EBEX: A balloon-borne CMB polarization experiment

Britt Reichborn-Kjennerud, Asad M. Aboobaker, Peter Ade, François Aubin, Carlo Baccigalupi, Chaoyun Bao, Julian Borrill, Christopher Cantalupo, Daniel Chapman, Joy Didier, Matt Dobbs, Julien Grain, William Grainger, Shaul Hanany, Seth Hillbrand, Johannes Hubmayr, Andrew Jaffe, Bradley Johnson, Terry Jones, Theodore KisnerJeff Klein, Andrei Korotkov, Sam Leach, Adrian Lee, Lorne Levinson, Michele Limon, Kevin MacDermid, Tomotake Matsumura, Xiaofan Meng, Amber Miller, Michael Milligan, Enzo Pascale, Daniel Polsgrove, Nicolas Ponthieu, Kate Raach, Ilan Sagiv, Graeme Smecher, Federico Stivoli, Radek Stompor, Huan Tran, Matthieu Tristram, Gregory S. Tucker, Yury Vinokurov, Amit Yadav, Matias Zaldarriaga, Kyle Zilic

Research output: Chapter in Book/Report/Conference proceedingConference contribution

90 Scopus citations


EBEX is a NASA-funded balloon-borne experiment designed to measure the polarization of the cosmic microwave background (CMB). Observations will be made using 1432 transition edge sensor (TES) bolometric detectors read out with frequency multiplexed SQuIDs. EBEX will observe in three frequency bands centered at 150, 250, and 410 GHz, with 768, 384, and 280 detectors in each band, respectively. This broad frequency coverage is designed to provide valuable information about polarized foreground signals from dust. The polarized sky signals will be modulated with an achromatic half wave plate (AHWP) rotating on a superconducting magnetic bearing (SMB) and analyzed with a fixed wire grid polarizer. EBEX will observe a patch covering ~1% of the sky with 8' resolution, allowing for observation of the angular power spectrum from l = 20 to 1000. This will allow EBEX to search for both the primordial B-mode signal predicted by inflation and the anticipated lensing B-mode signal. Calculations to predict EBEX constraints on r using expected noise levels show that, for a likelihood centered around zero and with negligible foregrounds, 99% of the area falls below r = 0.035. This value increases by a factor of 1.6 after a process of foreground subtraction. This estimate does not include systematic uncertainties. An engineering flight was launched in June, 2009, from Ft. Sumner, NM, and the long duration science flight in Antarctica is planned for 2011. These proceedings describe the EBEX instrument and the North American engineering flight.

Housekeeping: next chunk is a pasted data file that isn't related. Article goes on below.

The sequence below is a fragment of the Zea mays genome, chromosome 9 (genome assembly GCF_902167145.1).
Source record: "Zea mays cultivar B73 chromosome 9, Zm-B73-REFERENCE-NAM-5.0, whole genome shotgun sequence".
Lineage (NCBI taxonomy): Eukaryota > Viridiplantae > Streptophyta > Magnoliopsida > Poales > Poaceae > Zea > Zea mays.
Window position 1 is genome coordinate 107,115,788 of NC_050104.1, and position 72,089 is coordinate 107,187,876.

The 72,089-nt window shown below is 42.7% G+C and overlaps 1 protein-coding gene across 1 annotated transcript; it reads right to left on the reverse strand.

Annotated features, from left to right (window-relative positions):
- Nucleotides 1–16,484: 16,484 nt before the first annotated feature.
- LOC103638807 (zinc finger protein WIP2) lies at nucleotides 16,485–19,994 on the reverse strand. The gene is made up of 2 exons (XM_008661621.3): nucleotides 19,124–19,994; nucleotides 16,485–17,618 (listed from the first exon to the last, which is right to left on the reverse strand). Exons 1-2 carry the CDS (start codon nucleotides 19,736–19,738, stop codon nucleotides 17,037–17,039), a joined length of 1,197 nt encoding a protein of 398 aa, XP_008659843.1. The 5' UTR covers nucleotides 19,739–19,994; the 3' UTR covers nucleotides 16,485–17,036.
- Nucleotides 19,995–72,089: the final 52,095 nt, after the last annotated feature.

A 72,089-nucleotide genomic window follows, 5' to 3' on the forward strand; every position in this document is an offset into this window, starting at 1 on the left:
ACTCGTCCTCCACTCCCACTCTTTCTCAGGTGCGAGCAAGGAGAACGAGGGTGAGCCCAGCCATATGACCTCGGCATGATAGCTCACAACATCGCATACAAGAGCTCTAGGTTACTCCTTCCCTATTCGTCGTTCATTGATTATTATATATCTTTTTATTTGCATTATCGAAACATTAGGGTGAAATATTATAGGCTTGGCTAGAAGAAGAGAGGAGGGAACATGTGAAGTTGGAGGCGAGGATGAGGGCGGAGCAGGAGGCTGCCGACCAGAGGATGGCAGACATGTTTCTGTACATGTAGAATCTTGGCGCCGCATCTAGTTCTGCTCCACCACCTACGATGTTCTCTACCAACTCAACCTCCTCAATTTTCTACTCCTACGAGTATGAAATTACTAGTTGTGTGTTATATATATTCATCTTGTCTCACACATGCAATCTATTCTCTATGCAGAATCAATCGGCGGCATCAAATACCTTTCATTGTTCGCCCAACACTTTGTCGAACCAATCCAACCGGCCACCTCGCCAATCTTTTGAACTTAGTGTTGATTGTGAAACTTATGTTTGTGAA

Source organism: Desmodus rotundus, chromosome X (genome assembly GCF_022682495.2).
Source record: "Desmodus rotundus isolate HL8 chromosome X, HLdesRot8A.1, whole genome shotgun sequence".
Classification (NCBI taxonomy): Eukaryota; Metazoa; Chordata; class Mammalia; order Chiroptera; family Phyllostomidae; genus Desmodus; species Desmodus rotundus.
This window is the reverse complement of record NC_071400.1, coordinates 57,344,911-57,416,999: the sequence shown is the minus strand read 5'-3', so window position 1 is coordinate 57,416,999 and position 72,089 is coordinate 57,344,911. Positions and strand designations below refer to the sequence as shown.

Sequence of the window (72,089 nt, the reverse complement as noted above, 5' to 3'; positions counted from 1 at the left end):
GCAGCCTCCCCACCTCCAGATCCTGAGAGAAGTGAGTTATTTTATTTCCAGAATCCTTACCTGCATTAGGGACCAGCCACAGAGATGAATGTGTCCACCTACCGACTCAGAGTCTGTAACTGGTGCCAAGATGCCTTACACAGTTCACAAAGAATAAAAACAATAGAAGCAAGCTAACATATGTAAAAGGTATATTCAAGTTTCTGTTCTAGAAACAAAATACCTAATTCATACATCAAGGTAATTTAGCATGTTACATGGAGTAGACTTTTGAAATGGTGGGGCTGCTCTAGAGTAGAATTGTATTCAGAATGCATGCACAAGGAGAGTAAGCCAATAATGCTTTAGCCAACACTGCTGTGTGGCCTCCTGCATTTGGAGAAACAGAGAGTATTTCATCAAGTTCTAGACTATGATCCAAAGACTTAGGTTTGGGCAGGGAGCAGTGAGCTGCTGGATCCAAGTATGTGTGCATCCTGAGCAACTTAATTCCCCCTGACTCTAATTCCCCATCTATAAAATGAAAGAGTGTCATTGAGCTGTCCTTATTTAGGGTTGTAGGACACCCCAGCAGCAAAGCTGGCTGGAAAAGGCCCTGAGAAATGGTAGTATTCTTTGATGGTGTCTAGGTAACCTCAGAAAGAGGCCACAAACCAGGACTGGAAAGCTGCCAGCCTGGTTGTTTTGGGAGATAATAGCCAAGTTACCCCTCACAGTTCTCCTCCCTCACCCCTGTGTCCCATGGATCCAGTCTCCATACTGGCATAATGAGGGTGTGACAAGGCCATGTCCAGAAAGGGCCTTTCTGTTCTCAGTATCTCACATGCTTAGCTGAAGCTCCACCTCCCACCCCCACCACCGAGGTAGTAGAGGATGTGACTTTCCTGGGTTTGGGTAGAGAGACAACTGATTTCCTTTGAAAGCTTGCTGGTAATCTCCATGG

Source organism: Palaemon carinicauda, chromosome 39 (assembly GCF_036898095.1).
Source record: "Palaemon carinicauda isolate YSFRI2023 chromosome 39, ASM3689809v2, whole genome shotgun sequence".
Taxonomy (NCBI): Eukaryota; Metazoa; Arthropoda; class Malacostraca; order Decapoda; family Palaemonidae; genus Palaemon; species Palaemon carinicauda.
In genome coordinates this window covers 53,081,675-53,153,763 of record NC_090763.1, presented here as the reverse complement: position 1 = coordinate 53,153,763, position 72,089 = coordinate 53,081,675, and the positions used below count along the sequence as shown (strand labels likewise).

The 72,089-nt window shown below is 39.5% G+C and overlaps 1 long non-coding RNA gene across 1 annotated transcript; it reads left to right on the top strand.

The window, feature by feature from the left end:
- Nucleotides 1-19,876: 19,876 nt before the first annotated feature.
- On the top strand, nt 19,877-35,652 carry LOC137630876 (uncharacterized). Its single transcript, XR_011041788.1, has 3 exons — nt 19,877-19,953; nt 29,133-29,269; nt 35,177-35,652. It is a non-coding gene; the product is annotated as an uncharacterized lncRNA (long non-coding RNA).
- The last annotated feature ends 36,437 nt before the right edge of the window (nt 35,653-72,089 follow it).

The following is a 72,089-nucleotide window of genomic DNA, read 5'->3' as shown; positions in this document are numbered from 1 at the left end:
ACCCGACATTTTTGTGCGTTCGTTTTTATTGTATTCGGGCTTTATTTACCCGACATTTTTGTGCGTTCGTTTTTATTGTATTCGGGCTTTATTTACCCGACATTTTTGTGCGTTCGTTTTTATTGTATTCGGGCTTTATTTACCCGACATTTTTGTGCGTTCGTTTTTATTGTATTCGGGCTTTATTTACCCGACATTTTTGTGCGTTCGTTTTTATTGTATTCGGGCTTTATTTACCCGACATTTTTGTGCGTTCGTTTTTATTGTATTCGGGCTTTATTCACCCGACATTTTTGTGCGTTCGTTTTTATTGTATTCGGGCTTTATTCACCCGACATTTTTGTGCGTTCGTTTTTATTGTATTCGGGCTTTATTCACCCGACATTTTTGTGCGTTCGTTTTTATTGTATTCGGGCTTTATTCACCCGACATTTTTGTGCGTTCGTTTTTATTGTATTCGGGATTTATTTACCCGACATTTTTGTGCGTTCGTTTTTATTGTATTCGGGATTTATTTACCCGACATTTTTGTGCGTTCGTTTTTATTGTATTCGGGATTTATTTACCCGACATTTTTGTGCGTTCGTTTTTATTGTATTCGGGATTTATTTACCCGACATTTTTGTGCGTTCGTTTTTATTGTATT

Original languageEnglish (US)
Title of host publicationMillimeter, Submillimeter, and Far-Infrared Detectors and Instrumentation for Astronomy V
ISBN (Print)9780819482310
StatePublished - 2010
EventMillimeter, Submillimeter, and Far-Infrared Detectors and Instrumentation for Astronomy V - San Diego, CA, United States
Duration: Jun 29 2010Jul 2 2010

Publication series

NameProceedings of SPIE - The International Society for Optical Engineering
ISSN (Print)0277-786X


ConferenceMillimeter, Submillimeter, and Far-Infrared Detectors and Instrumentation for Astronomy V
Country/TerritoryUnited States
CitySan Diego, CA


  • B-mode
  • Balloon-borne
  • CMB Polarization
  • EBEX


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